Work on the EPTS Reference Architecture is moving forward, with excellent contributions from the event processing industry and academia (EPTS members can observe the work-in-progress on the EPTS working group wiki). One interesting angle of discussion revolves around the compatibility and overlap of “event processing” with conventional “data processing” technologies, especially when it is possible to view “events” as “data” and process them as such. Of course, critics of CEP will counter that all event processing tools simply re-use existing data processing techniques (such as extended versions of SQL engines, or inference engines, or neural nets etc…), and to some extent they are right – what’s new is the idea of re-arranging these techniques to exploit higher-performance CPUs and larger amounts of available memory for in-situ event pattern detection in everyday business problems.
Defining a generalized event processing (and complex event processing) architecture that covers all use cases, even of a single (albeit ambidextrous) tool like TIBCO BusinessEvents, is rather challenging. There are a number of different architecture patterns possible, covering different functional and performance requirements. One generalized effort is included here, based on TIBCO’s work for customers in this area:
The various tiers can be described as:
Tier 0 (not displayed): The sources of events could be anything from SCADA control systems, RFID detectors, BPM or ERP systems, or whatever.
Tier 1: Event channel (or transmission medium). In TIBCO’s world this is usually EMS (topic-based or queue-based) or RV message buses, although it could also easily be some other middleware mechanism.
Tier 2: Event PreProcessor. Optional. Handles basic event filtering, and roles such as concept enrichment (when the event is just adding information to an existing event object), concept creation (the event is transformed into an event object, or concept in BusinessEvents), and forwarding to local and/or distributed memory (a.k.a. event store, for processing elsewhere).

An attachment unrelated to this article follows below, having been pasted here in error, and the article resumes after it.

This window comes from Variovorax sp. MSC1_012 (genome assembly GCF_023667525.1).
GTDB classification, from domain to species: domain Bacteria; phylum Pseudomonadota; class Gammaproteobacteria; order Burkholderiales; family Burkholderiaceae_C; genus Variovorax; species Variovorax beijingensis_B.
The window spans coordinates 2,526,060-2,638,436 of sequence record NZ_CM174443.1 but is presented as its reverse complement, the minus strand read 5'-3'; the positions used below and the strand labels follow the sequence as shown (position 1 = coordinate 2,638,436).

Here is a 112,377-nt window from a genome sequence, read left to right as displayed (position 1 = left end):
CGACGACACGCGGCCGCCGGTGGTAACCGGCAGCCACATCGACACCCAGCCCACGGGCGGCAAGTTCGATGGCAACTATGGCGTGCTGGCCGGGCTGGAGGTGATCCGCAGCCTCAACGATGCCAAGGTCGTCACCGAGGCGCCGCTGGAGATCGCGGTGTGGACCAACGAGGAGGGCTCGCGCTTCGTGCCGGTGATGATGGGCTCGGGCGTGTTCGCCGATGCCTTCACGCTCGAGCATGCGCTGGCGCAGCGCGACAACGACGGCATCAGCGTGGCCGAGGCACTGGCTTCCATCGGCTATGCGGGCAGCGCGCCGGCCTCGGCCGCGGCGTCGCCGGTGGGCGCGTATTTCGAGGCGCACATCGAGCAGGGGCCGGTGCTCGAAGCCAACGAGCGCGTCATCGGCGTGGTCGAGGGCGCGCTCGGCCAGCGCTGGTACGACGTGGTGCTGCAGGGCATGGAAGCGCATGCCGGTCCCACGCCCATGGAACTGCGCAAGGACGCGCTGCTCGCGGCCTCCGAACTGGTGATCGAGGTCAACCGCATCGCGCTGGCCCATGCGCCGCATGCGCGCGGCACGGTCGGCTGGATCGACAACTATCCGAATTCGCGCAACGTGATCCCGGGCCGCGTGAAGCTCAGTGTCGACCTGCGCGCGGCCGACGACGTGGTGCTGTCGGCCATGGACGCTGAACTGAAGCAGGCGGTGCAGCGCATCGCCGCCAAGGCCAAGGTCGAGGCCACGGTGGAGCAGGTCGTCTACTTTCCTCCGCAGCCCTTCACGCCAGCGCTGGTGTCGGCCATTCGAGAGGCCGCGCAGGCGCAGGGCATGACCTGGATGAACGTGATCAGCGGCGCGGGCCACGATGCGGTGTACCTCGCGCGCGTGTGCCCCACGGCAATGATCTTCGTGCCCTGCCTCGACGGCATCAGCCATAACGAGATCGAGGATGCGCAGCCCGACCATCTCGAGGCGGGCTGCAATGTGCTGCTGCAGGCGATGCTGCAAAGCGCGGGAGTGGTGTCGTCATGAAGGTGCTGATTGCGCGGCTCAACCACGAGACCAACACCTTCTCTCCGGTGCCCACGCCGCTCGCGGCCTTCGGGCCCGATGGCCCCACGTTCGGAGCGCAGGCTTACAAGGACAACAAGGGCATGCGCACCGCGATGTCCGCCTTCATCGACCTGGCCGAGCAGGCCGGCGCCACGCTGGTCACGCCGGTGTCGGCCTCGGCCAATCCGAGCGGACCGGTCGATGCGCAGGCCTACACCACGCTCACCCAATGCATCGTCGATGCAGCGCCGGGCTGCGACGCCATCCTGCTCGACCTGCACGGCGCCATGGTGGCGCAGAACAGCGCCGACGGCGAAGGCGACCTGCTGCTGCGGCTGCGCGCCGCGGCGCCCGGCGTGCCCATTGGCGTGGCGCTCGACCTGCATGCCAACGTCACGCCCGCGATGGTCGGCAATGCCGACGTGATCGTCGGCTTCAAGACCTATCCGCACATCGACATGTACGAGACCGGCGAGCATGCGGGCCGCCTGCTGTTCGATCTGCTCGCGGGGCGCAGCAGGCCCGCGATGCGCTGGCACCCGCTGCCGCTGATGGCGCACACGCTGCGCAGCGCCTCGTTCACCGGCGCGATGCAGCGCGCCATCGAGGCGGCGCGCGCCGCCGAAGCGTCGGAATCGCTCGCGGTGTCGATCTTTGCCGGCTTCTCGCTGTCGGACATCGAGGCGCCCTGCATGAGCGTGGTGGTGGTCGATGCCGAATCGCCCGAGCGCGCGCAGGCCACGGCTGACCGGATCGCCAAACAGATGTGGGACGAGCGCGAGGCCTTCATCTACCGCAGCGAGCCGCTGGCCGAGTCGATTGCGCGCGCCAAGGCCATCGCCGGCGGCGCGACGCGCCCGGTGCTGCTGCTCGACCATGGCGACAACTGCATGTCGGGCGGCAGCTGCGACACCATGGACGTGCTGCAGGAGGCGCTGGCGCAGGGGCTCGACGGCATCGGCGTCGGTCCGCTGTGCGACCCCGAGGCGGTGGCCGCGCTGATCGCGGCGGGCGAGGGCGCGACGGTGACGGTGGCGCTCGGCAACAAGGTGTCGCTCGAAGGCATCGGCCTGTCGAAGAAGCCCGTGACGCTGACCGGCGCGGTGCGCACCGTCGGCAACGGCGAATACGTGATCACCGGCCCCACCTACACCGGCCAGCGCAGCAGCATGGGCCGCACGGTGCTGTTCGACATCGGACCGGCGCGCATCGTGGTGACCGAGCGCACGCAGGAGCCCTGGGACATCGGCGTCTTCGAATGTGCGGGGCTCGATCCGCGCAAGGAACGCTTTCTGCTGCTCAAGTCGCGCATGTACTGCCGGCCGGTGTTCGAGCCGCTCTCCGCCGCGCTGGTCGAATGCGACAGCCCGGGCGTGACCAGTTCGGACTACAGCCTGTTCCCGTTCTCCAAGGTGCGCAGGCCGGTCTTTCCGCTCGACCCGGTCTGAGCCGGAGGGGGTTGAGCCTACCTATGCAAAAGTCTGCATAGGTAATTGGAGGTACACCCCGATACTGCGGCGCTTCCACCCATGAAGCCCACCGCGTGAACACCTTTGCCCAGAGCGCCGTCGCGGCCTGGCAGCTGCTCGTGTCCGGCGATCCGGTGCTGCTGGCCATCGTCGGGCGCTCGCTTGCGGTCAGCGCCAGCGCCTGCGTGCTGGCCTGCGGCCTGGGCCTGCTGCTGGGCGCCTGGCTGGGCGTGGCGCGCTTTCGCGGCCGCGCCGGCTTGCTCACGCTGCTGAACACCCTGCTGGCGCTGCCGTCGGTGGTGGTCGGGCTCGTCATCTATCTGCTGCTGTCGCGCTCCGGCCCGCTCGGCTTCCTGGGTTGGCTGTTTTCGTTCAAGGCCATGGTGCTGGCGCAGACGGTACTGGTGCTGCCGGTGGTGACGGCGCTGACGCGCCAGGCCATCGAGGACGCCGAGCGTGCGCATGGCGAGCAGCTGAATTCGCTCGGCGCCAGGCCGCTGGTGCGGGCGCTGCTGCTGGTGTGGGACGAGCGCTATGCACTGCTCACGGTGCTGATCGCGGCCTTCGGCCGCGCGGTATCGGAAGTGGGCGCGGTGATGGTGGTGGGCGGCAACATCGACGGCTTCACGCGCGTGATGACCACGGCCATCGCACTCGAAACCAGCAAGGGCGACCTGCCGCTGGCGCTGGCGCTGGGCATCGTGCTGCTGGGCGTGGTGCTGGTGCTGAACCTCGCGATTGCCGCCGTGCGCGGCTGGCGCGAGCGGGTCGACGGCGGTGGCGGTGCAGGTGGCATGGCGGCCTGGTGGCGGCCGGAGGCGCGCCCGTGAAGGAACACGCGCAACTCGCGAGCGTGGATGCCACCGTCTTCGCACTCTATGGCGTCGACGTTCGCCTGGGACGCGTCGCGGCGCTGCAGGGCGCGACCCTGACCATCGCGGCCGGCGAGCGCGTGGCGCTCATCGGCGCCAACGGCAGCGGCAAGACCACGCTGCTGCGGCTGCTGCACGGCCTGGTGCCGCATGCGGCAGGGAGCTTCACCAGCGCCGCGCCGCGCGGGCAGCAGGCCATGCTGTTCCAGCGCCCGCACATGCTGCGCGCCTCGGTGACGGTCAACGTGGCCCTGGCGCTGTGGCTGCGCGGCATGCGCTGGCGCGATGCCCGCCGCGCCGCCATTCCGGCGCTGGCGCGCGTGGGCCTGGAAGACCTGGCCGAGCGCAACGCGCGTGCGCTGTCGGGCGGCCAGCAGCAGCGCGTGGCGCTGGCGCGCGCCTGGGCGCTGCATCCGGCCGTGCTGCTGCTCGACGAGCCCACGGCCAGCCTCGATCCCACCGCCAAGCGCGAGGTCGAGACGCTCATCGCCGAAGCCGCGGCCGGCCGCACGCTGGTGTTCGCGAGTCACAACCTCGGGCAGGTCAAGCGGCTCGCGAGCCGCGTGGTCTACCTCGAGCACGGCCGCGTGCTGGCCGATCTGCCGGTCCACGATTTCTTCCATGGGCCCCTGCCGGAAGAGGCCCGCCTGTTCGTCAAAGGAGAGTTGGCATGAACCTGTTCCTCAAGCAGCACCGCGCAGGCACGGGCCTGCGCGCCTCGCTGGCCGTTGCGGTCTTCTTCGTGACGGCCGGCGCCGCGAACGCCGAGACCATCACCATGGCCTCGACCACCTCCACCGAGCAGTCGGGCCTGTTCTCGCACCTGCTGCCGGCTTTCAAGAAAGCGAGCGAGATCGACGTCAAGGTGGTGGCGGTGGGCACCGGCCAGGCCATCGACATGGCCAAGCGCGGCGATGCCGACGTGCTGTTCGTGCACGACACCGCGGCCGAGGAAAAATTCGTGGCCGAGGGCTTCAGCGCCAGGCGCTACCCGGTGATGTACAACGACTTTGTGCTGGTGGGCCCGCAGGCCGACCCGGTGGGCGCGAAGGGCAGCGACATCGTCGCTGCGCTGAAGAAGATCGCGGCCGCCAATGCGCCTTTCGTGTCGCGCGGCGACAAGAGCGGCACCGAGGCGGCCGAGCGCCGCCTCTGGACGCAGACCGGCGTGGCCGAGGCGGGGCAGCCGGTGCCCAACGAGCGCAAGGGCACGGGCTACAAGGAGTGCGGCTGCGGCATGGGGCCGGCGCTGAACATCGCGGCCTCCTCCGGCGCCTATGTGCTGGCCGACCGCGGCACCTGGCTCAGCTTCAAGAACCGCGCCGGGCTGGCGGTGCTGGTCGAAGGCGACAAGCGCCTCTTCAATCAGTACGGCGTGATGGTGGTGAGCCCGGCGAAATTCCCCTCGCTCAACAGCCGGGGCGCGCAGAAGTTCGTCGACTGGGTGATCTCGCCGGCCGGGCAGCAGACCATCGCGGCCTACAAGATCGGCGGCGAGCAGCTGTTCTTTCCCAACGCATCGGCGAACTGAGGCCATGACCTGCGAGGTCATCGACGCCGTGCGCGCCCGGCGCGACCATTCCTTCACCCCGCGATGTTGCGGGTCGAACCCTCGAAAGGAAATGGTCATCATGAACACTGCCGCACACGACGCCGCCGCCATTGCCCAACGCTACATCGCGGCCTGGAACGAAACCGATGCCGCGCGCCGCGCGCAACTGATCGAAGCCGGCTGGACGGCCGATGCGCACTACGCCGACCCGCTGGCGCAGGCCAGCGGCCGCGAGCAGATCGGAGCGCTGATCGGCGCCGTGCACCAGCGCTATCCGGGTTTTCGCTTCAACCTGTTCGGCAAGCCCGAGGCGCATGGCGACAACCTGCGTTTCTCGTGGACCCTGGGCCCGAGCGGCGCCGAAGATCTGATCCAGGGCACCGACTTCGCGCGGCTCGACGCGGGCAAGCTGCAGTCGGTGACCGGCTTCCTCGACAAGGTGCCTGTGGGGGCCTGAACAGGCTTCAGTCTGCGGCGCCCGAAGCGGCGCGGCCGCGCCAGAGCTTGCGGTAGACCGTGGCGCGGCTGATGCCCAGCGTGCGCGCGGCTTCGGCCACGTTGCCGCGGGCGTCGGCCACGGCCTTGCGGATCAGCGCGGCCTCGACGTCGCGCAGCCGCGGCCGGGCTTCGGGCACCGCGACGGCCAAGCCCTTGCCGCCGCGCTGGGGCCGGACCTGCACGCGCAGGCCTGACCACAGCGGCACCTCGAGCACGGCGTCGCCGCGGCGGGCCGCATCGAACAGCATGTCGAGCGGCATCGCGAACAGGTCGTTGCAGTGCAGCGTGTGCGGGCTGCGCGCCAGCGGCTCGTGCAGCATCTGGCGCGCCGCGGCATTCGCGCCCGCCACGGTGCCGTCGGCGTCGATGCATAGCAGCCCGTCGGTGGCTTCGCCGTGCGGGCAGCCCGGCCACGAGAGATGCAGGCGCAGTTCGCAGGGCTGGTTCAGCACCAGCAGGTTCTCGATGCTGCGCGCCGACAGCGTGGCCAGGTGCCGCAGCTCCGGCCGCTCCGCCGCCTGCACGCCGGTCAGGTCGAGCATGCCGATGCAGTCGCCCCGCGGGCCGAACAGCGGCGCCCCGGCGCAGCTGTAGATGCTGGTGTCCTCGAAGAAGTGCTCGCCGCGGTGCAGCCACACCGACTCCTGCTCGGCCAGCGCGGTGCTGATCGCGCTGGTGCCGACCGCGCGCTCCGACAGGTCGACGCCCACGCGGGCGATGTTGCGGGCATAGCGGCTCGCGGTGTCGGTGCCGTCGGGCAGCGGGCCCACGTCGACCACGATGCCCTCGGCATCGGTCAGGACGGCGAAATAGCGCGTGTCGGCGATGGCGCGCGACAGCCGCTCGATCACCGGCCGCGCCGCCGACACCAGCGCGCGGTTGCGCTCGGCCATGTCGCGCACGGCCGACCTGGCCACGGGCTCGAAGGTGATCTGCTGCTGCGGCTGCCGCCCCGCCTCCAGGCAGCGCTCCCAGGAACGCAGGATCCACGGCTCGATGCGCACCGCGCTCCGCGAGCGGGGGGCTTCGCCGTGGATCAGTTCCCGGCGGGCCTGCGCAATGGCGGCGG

Tier 3: Distribution Agent(s) or Event Store. Optional – used for high-performance, high volume, fault-tolerence and large-scale CEP. Provides storage for events (and event objects) required for the event patterns representing complex (aggregate, abstract, derived) events – where these event patterns may occur over periods of time. Needed (in conjunction with Tier 4…n) where the volume of events, or amount of event processing, exceeds the limits of a single process node’s memory or CPU limits. Used also when information needs to be replicated across nodes to support fault tolerance and failovers. For performance reasons this is often some kind of high-performance cache or data grid (as is the case of BusinessEvents’ cache component), but it could also be a common-or-garden file-oriented database… in TIBCO BusinessEvents we support both approaches.
Tier 4…n: Event Processing Agent(s). In the simplest case, a single EP Agent can attach to a channel and process events (2-tier). Or it can involve a Preprocessor either in-process or as a separate agent (2.5-tier). Or be used with the cache (4-tier). Ultimately these can be organised as a hierarchy of EP services, with these services themselves constituting multiple, load-balanced, identical agents. These EP Agents define event patterns (through rule conditions, state transitions, and queries) and communicate either directly to event channels [Tier 1] or, more often, through the event store [Tier 3]. Large workloads can be distributed through queries (i.e. pull model) or through shared event / event object updates (i.e. push model). In BusinessEvents, EP Agents can be one of 2 base types: inference agents (for rules and states), and query agents.
Tier n+1: Services. Optional. Existing SOA services may also contribute data to the event processing agents, either as-required or cached in the (event) store to be used and updated as needed. Typically service invocation (which could also be a BPM workflow invocation) involves a call out to some mechanism like TIBCO BusinessWorks, and possible some TIBCO Adapter.
Tier n+2: Persistence. Optional. When the event store [Tier 3] is using high-performance cache there is a need to provide back-up persistence for tasks like archiving, start-up load and shut-down un-load, and standard analytics. You might also have operational data stores you need to query directly (rather than through the services layer [Tier n+1]) to enrich event objects for processing. If you want to visualise all your events over time to identify new patterns you would typically use something like TIBCO Spotfire against this layer, and perhaps S+ Miner to extract some rules to update some Tier 4…n agent with…